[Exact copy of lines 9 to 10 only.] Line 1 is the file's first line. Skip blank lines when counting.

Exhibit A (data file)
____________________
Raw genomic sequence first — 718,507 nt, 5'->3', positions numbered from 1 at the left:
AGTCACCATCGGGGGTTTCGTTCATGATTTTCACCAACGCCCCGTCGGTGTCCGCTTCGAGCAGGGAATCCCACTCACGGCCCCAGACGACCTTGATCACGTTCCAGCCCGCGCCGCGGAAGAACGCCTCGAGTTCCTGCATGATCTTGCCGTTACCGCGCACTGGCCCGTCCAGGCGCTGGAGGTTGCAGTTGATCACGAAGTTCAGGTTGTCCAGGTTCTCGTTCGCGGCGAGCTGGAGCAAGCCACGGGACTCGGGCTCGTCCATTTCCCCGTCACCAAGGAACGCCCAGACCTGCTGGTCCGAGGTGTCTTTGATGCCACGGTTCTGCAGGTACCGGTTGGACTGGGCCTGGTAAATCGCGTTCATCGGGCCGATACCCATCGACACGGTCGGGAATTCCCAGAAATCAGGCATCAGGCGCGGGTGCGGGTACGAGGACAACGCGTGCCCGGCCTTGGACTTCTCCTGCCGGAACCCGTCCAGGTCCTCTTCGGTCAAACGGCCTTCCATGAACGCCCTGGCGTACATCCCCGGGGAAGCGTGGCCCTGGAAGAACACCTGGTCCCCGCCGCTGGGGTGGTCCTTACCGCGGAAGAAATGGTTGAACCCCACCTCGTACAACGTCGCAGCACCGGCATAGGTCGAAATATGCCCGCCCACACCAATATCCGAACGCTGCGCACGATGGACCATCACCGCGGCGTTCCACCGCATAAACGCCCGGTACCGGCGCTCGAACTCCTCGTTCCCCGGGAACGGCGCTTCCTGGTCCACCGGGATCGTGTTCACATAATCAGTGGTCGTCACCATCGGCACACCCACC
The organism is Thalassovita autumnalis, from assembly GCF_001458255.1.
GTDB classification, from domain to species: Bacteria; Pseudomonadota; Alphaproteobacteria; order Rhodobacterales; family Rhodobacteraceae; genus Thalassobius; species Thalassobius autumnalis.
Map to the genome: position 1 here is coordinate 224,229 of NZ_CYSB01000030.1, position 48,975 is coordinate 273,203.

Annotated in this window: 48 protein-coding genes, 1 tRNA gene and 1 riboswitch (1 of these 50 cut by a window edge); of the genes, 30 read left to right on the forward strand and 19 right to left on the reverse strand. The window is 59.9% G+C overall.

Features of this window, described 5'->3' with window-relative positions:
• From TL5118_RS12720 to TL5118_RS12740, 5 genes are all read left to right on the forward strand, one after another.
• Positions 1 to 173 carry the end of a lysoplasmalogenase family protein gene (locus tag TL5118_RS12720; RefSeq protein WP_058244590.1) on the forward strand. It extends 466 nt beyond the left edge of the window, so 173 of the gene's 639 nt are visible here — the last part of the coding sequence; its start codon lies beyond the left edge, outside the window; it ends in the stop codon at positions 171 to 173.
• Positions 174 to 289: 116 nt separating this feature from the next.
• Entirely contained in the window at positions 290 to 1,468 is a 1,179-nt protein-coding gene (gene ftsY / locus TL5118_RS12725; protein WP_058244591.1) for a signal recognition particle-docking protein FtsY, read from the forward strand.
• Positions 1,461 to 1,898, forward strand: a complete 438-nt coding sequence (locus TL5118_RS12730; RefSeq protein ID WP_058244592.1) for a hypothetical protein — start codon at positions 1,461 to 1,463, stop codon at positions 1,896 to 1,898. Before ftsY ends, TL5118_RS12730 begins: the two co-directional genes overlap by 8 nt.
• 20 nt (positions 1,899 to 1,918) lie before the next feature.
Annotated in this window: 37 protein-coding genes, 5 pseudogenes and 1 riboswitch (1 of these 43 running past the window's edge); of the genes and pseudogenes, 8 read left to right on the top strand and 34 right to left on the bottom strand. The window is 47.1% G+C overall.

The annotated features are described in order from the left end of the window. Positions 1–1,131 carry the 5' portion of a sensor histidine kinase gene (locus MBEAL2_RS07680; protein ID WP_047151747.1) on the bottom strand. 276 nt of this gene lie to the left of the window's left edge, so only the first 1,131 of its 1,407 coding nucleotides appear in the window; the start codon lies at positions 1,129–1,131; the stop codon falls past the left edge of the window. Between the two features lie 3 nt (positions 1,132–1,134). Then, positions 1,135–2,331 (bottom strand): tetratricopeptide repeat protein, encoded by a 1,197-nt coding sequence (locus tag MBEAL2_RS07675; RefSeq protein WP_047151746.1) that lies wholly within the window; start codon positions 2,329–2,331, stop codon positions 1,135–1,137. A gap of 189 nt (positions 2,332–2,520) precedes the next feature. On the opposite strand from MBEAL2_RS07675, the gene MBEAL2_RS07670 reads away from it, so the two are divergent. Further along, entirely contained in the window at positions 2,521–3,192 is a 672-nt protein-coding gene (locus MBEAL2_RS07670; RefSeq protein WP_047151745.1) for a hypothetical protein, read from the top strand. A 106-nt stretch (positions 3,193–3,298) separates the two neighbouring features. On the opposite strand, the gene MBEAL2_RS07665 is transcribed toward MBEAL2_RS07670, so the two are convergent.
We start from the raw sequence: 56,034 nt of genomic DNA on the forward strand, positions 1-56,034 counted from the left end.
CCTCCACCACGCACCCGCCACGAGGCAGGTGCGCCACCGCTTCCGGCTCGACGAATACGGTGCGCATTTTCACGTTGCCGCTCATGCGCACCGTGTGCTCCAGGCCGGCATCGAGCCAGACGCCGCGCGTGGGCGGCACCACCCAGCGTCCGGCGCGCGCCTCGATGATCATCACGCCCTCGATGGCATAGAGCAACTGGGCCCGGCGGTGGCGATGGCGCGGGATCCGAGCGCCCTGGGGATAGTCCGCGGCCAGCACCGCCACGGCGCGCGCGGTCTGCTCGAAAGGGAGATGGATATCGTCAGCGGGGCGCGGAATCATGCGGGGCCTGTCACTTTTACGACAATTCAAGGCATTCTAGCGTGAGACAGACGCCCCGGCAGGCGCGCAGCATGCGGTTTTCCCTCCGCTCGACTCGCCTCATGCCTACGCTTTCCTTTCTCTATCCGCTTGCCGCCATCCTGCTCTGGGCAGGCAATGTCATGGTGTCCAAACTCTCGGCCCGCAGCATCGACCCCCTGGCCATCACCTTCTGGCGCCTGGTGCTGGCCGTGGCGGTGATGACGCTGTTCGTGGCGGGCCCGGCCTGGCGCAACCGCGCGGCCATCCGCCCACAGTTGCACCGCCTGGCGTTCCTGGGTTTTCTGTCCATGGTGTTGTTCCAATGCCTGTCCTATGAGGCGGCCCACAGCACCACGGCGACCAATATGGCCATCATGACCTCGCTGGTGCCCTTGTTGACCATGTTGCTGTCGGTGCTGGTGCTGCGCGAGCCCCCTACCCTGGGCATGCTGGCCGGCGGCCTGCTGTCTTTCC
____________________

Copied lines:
• Positions 1 to 173 carry the end of a lysoplasmalogenase family protein gene (locus tag TL5118_RS12720; RefSeq protein WP_058244590.1) on the forward strand. It extends 466 nt beyond the left edge of the window, so 173 of the gene's 639 nt are visible here — the last part of the coding sequence; its start codon lies beyond the left edge, outside the window; it ends in the stop codon at positions 171 to 173.
• Positions 174 to 289: 116 nt separating this feature from the next.